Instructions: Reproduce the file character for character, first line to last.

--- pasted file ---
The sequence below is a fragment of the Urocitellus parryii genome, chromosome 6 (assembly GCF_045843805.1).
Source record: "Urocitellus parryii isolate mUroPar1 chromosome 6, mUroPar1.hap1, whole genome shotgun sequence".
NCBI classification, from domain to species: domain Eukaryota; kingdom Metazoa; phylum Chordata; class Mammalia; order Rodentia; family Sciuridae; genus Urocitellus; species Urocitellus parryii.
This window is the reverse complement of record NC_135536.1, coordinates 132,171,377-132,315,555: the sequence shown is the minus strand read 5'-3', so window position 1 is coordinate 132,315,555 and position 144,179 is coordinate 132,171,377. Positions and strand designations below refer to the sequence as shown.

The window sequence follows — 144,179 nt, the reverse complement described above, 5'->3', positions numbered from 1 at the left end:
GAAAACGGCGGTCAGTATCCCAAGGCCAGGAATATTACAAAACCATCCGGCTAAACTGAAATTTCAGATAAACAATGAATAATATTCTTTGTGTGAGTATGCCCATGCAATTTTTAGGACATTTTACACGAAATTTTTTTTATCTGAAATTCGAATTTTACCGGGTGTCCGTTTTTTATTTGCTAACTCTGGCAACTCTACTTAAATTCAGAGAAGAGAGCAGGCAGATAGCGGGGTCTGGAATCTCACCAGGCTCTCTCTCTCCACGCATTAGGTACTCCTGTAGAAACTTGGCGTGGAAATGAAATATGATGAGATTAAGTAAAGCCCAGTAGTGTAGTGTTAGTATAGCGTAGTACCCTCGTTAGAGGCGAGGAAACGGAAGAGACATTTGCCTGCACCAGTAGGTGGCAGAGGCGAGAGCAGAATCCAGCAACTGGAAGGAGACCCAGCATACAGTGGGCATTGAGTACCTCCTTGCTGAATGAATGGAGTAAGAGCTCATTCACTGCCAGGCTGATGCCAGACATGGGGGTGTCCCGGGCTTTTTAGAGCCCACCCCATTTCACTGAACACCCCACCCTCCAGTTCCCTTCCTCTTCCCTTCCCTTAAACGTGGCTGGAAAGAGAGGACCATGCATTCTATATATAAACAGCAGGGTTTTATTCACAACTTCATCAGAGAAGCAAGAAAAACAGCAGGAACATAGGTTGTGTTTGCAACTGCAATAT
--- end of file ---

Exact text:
The sequence below is a fragment of the Urocitellus parryii genome, chromosome 6 (assembly GCF_045843805.1).
Source record: "Urocitellus parryii isolate mUroPar1 chromosome 6, mUroPar1.hap1, whole genome shotgun sequence".
NCBI classification, from domain to species: domain Eukaryota; kingdom Metazoa; phylum Chordata; class Mammalia; order Rodentia; family Sciuridae; genus Urocitellus; species Urocitellus parryii.
This window is the reverse complement of record NC_135536.1, coordinates 132,171,377-132,315,555: the sequence shown is the minus strand read 5'-3', so window position 1 is coordinate 132,315,555 and position 144,179 is coordinate 132,171,377. Positions and strand designations below refer to the sequence as shown.

The window sequence follows — 144,179 nt, the reverse complement described above, 5'->3', positions numbered from 1 at the left end:
GAAAACGGCGGTCAGTATCCCAAGGCCAGGAATATTACAAAACCATCCGGCTAAACTGAAATTTCAGATAAACAATGAATAATATTCTTTGTGTGAGTATGCCCATGCAATTTTTAGGACATTTTACACGAAATTTTTTTTATCTGAAATTCGAATTTTACCGGGTGTCCGTTTTTTATTTGCTAACTCTGGCAACTCTACTTAAATTCAGAGAAGAGAGCAGGCAGATAGCGGGGTCTGGAATCTCACCAGGCTCTCTCTCTCCACGCATTAGGTACTCCTGTAGAAACTTGGCGTGGAAATGAAATATGATGAGATTAAGTAAAGCCCAGTAGTGTAGTGTTAGTATAGCGTAGTACCCTCGTTAGAGGCGAGGAAACGGAAGAGACATTTGCCTGCACCAGTAGGTGGCAGAGGCGAGAGCAGAATCCAGCAACTGGAAGGAGACCCAGCATACAGTGGGCATTGAGTACCTCCTTGCTGAATGAATGGAGTAAGAGCTCATTCACTGCCAGGCTGATGCCAGACATGGGGGTGTCCCGGGCTTTTTAGAGCCCACCCCATTTCACTGAACACCCCACCCTCCAGTTCCCTTCCTCTTCCCTTCCCTTAAACGTGGCTGGAAAGAGAGGACCATGCATTCTATATATAAACAGCAGGGTTTTATTCACAACTTCATCAGAGAAGCAAGAAAAACAGCAGGAACATAGGTTGTGTTTGCAACTGCAATAT